• Shredding at Copper Harbor.   Photo: Jen Judge

  • Picnic at Gooseberry Falls State Park.  Photo: Jen Judge

  • Lake Superior Provincial Park.  Photo: Jen Judge

Lake Superior’s shoreline contains every­thing from thousand-foot cliffs, miles-long white-sand beaches, and vast, empty wilder­ness up north to deciduous forest and caves carved from 500-million-year-old limestone on its southern side. All ­together it’s a giant, world-class playground for hiking, trail running, mountain biking, kayak­ing, sailing, backcountry camping, and open-water swimming (for anyone crazy enough to try). 

“Duluth has a legend that Lake Superior doesn’t give up its dead,” Isaacson tells me.

Actually, it isn’t legend. It’s scientific fact. Lake Superior is so cold that if a person dies in it, his or her body is unlikely to resurface. The bacteria that makes a body float grows too slowly here.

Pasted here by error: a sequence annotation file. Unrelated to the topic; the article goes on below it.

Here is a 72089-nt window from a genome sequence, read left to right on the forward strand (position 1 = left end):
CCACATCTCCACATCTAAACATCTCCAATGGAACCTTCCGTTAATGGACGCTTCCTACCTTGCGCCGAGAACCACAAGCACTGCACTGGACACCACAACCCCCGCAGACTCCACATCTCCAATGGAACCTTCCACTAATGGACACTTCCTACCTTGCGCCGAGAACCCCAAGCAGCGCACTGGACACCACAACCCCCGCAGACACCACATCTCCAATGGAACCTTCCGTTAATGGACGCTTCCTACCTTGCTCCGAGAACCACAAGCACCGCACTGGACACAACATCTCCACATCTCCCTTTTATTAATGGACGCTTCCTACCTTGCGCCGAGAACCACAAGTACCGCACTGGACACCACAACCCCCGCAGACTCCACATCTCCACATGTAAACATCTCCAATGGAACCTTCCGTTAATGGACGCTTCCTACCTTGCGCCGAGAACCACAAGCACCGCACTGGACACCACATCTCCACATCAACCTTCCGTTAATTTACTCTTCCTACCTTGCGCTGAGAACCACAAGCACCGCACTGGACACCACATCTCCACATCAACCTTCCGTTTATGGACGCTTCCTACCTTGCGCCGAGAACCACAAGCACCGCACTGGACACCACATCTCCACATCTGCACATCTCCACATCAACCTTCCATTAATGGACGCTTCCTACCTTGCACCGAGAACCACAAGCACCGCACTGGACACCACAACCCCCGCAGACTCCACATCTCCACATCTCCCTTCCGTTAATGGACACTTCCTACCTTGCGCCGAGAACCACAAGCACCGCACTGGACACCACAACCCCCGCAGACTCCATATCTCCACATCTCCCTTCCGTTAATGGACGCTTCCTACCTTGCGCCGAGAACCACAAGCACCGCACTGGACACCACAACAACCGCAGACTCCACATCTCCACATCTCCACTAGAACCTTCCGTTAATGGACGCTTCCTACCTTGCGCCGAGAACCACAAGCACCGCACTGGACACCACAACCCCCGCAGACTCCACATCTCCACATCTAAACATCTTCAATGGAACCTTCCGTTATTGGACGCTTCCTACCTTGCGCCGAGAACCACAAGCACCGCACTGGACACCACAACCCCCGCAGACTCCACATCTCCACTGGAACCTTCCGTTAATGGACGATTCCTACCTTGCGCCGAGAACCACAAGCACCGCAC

July and August are Lake Superior’s most serene months, so I pull out of my driveway at 5:01 a.m. on July 14. As I drive north on Scenic Highway 61, the lake is flat. That’s good, because at 5:30 I meet fisherman Stephen Dahl at the Knife River Marina, and we putter a half-mile out in his 18-foot, handmade, steel-hulled fishing boat powered by a 25-horsepower Yamaha. 

Dahl has a robust build and a bushy beard that makes him look like a Viking in flame orange waders. He holds one of only 25 highly coveted commercial fishing licenses for the lake’s 189-mile-long Minnesota shoreline and has been net-fishing for herring and lake trout seven days a week, from April through December, for the past 28 years. 

There are 34 native and 18 non-­native fish species in the lake, and the fishery is strictly managed. Dahl had to ­lobby multiple government organizations for years to get his 5,500-per-year lake-trout quota. In the off-season, Dahl, who studied Scandinavian literature in Copenhagen, builds harps for his wife and writes poetry in his log ­cabin. The only technology he carries in the boat today is a globelike compass patched together with electrical tape. 

“I don’t use a GPS,” he tells me. “It’s just another electronic piece that’s going to get wet and smashed.”